Community Councils

What are Community Councils?

There are 18 Community Councils in Shetland. Community Councils are involved a wide range of activities including:

  • Commenting on planning applications
  • Providing financial assistance to local groups / unadopted roads
  • Undertaking environmental improvements
  • Developing local facilities and amenities
  • Carrying out surveys
  • Responding to local, regional and national consultations
  • Organising community events such as Participatory Budgeting

You can use the search function on the Improvement Service's Community Council Finder. Use the map to zoom into the search area, and see the name of the community council by clicking on the community council area

Community Councils usually meet every 4-6 weeks. Community Councils can arrange other public or special meetings out with their normal meeting cycle as necessary. Members of the public are entitled to attend and observe proceedings at Community Council meetings.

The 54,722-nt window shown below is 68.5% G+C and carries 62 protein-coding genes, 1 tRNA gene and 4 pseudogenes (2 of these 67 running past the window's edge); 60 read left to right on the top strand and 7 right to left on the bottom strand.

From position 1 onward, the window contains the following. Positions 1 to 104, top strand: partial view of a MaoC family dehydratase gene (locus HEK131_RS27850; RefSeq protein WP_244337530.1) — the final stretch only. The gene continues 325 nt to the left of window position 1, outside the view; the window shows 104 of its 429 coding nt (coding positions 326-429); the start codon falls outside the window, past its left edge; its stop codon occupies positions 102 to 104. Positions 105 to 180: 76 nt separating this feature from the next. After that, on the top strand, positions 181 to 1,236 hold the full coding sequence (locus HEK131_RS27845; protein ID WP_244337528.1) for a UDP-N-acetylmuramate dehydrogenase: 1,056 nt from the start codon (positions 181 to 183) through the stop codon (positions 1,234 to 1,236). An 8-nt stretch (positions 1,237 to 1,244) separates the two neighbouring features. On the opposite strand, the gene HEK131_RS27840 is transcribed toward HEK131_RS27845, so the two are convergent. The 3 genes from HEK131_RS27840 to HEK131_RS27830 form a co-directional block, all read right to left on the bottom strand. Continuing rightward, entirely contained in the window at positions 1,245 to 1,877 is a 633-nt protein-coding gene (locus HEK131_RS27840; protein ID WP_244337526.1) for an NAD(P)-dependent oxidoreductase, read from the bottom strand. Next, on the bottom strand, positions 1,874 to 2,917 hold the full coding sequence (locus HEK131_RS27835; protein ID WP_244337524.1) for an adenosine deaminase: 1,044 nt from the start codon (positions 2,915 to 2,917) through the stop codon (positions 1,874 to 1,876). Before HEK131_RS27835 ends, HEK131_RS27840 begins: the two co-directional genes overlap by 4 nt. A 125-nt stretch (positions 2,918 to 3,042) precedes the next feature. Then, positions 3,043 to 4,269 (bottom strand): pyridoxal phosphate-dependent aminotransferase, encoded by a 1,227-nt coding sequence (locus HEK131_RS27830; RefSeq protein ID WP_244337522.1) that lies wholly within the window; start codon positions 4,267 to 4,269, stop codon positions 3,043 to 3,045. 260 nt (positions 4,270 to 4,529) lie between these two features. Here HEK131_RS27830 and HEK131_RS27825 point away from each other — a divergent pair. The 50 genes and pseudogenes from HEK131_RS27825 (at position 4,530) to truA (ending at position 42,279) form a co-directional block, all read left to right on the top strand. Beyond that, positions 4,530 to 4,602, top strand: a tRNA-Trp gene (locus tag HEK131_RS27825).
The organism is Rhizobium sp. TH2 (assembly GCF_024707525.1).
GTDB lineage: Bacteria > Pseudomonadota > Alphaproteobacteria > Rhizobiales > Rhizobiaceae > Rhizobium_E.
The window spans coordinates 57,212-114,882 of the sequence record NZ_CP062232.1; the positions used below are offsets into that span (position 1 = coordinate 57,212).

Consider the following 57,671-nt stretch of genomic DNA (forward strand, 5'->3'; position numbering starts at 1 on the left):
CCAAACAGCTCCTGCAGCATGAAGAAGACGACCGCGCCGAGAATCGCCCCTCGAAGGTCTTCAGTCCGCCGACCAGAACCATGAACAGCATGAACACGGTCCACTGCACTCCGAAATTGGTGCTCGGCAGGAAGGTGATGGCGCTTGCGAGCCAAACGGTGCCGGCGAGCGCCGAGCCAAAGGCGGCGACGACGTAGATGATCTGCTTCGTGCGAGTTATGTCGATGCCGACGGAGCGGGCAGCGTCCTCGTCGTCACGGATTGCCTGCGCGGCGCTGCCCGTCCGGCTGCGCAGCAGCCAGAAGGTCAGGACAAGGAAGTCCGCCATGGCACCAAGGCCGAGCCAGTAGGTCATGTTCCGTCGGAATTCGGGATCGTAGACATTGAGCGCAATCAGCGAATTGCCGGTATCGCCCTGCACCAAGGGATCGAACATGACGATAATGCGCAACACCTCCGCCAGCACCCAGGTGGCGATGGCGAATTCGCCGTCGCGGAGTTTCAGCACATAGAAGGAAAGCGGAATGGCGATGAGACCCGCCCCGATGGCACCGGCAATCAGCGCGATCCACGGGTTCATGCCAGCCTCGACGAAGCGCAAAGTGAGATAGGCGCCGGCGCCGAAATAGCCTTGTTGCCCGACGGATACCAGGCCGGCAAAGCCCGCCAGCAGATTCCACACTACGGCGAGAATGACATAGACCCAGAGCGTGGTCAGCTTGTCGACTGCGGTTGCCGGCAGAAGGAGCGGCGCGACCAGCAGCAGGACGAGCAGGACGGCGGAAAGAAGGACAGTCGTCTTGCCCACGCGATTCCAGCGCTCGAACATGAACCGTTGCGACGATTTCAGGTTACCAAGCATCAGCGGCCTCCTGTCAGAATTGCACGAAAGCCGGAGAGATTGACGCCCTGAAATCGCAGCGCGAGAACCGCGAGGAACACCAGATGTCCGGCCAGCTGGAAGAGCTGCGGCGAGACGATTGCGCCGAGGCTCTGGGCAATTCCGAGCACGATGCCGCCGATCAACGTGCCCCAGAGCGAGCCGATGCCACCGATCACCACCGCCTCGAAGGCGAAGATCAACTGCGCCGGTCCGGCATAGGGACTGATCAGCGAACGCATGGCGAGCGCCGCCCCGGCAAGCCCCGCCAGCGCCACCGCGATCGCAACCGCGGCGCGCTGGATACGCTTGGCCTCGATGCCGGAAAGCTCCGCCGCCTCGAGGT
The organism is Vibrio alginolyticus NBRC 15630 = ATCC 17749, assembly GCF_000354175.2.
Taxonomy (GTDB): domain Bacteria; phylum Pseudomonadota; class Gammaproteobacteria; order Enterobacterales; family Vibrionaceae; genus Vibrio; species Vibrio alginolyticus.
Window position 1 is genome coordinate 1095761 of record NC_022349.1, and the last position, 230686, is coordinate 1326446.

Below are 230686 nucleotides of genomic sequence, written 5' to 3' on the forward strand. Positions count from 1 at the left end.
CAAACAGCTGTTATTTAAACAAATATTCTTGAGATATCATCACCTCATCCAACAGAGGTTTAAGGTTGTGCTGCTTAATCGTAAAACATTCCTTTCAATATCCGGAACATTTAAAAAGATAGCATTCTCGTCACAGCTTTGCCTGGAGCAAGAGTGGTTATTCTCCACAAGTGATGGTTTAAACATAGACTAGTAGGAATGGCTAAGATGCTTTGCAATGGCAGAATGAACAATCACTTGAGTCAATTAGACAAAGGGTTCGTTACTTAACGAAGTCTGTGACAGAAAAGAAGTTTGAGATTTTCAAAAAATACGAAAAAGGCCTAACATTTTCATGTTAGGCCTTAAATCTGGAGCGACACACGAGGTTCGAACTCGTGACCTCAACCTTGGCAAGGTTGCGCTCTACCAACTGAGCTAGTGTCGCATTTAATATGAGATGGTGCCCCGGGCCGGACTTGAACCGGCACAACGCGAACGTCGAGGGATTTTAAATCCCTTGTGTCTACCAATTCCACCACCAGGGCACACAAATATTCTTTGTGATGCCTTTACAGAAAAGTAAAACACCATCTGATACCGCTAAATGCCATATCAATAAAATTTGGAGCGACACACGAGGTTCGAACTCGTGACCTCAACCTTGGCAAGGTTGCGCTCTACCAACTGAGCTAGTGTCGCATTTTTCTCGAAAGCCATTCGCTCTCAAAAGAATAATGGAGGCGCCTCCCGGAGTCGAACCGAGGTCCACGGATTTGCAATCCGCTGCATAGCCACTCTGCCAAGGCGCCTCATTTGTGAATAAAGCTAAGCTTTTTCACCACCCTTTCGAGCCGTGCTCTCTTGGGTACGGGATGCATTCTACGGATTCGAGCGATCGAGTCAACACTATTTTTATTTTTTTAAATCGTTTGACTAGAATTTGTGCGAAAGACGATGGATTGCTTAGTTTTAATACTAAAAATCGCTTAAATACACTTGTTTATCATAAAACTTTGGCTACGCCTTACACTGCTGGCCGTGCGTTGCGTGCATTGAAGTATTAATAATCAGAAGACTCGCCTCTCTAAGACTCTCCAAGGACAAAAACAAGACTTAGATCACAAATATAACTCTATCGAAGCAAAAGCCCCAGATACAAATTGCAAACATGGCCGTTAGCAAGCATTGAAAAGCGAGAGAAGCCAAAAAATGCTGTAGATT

Community Councils were created by the Local Government (Scotland) Act 1973. The Act required local authorities to introduce Community Council schemes for their area outlining various arrangements including elections, meetings, boundaries, and finance. Local authorities have statutory oversight of Community Councils and, in consultation with their Community Councils, the freedom to tailor schemes to the particular circumstances of their area.

Shetland Islands Council and other bodies consult with Community Councils on issues affecting the community they represent. These issues depend to a large extent on what is important to each community, however, local authorities are required to consult Community Councils on planning applications and many choose to involve them in the Community Planning process.

Community Councils are independent, constituted voluntary organisations. As the most local tier of elected representation in Scotland, Community Councils play an important role in local democracy by representing local views which can influence decisions on planning and the provision of local services.

Community Councils bridge the gap between the Council and communities, and help to make public bodies aware of the opinions and needs of the communities they represent. The main purpose of Community Councils is to find out and express the views of the community to the local authority and other public bodies.